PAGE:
Family Support DBT Program

St Louis DBT provides family therapy to ANY family (all definitions and structures of families) who are hoping to grow and heal wounded relationships, learn how to understand one another, manage conflict and communicate effectively. You know family therapy is an appropriate choice when you are experiencing any of the following types of issues:

  • verbal, physical or emotional conflict with each other

  • avoiding tough issues

  • Ineffective communication

  • parenting issues

  • troubling behaviors in parents or children/teens

  • adjusting to divorce, separation or a blended family

  • adjusting to a death or chronic illness

  • issues related to the care of an aging parent

  • relationships with young adult children

rediscovering & building on strengths

Family therapy builds on your strengths as a family unit. Every family has strengths, and it can be difficult to find them when you’re experiencing distress. You will work with your therapist on rediscovering those strengths, harnessing their power, and working together as a whole to find:

  • Understanding of the role of emotion in relationships

  • Validation of yourself and your family members

  • Strategies to increase wanted and decrease unwanted behaviors through reinforcement and validation

  • Acceptance of self and others

  • How to express what you mean clearly and effectively

  • Listen mindfully and with empathy

  • Understanding your child’s developmental capabilities and how to set them up for success


STLDBT offers consultation for family members. If you have an adult child who depends on you for everything, a teen with behavior problems or a spouse with Borderline Personality Disorder, call us at 314.932.7415 or email to set up an appointment.

Borderline Personality Disorder Family Support and Education Group

Next series of 4 informative and supportive meetings will be scheduled soon.

Families and loved ones of people in treatment for Borderline Personality Disorder often need support themselves. Understanding the disorder is critical to living with it. Learning the same skills your loved one with BPD is learning in therapy is incredibly valuable in order to coach and support them in creating behavioral change. Incorporating new ways of validating their experience will lead to improved relationships and living conditions. In this group, we strive to help families and friends of people with BPD better understand the disorder and empower them to support their loved ones in helpful ways.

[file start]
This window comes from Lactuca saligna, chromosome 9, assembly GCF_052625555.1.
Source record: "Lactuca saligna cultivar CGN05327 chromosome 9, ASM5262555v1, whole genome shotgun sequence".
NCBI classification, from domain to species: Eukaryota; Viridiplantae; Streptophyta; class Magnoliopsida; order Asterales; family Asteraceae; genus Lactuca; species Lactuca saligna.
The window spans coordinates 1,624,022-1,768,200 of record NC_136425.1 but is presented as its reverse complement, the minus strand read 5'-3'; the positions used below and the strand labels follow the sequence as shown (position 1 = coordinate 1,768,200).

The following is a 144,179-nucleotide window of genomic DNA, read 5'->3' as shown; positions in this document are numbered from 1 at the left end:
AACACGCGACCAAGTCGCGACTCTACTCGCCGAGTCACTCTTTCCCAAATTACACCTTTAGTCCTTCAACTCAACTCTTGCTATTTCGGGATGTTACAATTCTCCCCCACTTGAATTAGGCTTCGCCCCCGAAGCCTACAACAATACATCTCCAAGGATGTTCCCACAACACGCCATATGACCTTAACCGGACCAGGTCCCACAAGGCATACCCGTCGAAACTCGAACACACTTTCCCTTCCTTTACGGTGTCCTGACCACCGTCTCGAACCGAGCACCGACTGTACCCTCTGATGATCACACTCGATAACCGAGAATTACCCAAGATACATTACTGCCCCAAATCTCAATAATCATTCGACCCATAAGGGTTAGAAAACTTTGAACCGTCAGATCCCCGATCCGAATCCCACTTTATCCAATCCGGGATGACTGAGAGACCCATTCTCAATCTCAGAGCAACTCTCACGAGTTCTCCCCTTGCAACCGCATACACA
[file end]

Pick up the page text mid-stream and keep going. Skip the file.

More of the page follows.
If you know or suspect your loved one has Borderline Personality Disorder, please contact us to set up a consultation.

Our Family Therapy Philosophies

Strengths oriented: 

The therapist helps the family to identify their strengths and build on them so they can feel better about themselves and their family relationships.  In part, the therapist does this by modeling validation. Validation is the key to knowing that we are understood and we are understanding others.

cognitively- and behaviorally-focused:

The therapist will help you discover how your thoughts and emotions affect your behavior and how to make different choices in your relationships. Our thoughts, beliefs, and assumptions create our worldview, which can sometimes be a difficult place for our loved ones to live. Through family therapy, you can alter your thoughts and behaviors to be congruent with your desire to have healthy relationships.


We know you have busy lives and even taking the time for therapy can be a real stretch. We also know that families who work on skills outside of session are more likely to see change and benefit from therapy. That is why you will have the largest say over your homework. We tailor your homework to suit your needs by ensuring it is focused on your goals and relatively easy to implement in your current day-to-day lifestyle. Change happens in steps, so your homework will be those steps; not too little, not too big.

THERAPEUTIC neutrality:

In family therapy, the therapist maintains neutrality.  This does not mean the therapist does not call attention to patterns of behavior in one family member or the other when it is beneficial to the relationship.  So there will be times when a family member might feel discomfort at the individual attention but over the course of a session or many sessions the attention balances out and it will become evident that the therapist’s goal is supporting the shared goals of the family.